Charlottesville hires two department heads

The City of Charlottesville has promoted two employees to take over their departments, and has also filled the position of Human Resources Director. 

Mary Ann Hardie will move to Charlottesville from Washington state to take the human resources position, which has been vacant since November 2020 when Michelle Vineyard left after just over a year of service. Hardie has served for the past three years as human resources director in Lacey, Washington. That’s a suburb of state capital Olympia that grew from 42,393 people to 53,526 from 2010 to 2020 according to the U.S. Census.

Hardie starts work on May 16.

Mary Ann Hardie (Credit: City of Charlottesville)

Misty Graves has been with the city of Charlottesville’s Human Services Department for 16 years and has been the interim director since Kaki Dimock left the city to work for Albemarle County. 

“I am humbled by the opportunity to build on the existing work of the Department,” is quoted in a press release. “Our Department is comprised of dedicated staff that are committed to creating a more equitable and just community so all of our residents may thrive, and it’s my honor to work alongside them.”

Misty Graves (Credit: City of Charlottesville)

David Dillehunt has been the interim deputy director of the Office of Communications and Public Engagement since soon after former director Brian Wheeler stepped down late last year. Deputy Director Joe Rice left soon afterwards. Dillehunt began working for Charlottesville in 2005 as a consultant has won two Regional Emmy Awards for work he’s produced for the city.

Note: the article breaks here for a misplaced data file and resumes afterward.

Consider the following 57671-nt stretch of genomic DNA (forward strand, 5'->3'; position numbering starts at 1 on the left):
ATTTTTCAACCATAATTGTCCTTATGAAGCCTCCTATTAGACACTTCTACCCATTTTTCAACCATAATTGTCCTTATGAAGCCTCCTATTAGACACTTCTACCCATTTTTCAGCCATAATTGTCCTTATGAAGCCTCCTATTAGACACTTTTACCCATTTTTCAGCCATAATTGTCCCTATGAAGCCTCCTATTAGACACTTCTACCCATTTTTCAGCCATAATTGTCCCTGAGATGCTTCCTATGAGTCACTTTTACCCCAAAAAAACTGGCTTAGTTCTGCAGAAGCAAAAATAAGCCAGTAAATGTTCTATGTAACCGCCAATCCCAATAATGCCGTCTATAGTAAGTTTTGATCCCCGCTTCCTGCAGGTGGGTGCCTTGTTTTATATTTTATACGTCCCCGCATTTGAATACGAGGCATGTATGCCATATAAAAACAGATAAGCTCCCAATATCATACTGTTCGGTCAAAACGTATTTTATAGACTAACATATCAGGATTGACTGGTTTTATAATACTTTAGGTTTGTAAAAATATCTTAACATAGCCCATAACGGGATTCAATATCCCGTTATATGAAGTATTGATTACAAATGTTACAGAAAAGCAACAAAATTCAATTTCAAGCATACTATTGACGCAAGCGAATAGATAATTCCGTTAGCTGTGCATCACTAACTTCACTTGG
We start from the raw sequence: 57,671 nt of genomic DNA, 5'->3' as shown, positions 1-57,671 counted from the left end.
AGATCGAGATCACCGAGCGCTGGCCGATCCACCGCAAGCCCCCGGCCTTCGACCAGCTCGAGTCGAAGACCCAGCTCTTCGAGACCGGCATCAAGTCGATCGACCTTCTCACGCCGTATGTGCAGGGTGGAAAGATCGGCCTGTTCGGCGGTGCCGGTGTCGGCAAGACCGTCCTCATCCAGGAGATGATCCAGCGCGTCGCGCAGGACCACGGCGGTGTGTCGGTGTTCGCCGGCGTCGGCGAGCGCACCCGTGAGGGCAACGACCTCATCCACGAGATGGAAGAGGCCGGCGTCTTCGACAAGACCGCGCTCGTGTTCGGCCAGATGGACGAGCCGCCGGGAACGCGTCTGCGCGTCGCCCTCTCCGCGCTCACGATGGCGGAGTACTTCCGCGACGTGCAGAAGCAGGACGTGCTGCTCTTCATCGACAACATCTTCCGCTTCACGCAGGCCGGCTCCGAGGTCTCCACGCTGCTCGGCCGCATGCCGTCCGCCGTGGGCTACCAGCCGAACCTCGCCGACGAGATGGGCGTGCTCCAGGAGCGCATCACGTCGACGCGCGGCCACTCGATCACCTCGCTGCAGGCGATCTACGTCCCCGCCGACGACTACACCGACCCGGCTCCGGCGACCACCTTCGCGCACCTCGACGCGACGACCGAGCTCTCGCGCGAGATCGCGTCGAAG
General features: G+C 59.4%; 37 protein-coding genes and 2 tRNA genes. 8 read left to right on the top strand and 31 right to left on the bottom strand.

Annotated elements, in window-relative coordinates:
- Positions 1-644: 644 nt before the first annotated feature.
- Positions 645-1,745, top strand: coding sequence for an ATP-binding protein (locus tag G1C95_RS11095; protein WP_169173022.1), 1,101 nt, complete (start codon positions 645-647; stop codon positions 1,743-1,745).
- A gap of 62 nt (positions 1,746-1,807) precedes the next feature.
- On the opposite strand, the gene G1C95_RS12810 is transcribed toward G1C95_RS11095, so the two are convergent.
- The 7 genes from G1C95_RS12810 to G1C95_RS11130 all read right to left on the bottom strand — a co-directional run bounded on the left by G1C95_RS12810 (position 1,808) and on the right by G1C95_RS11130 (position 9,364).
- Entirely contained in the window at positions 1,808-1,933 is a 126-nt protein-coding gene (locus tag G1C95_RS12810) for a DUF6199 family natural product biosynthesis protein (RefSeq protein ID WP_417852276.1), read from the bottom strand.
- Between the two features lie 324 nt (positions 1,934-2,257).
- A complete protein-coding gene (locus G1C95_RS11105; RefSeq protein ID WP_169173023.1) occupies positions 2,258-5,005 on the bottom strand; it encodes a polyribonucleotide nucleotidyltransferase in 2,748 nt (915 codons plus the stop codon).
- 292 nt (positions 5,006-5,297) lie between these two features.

In 2004, Dillehunt also produced a documentary on the children’s program You Can’t Do That On Television. (play the trailer

The city is still looking to fill the director’s position for the Office of Communications and Public Engagement. The position closes May 18 if you want to throw your hat in the ring. (see the vacancy)

David Dillehunt (Cred

Before you go: The time to write and research of this article is covered by paid subscribers to Charlottesville Community Engagement. In fact, this particular installment comes from the May 13, 2022 edition of the program. To ensure this research can be sustained, please consider becoming a paid subscriber or contributing monthly through Patreon.

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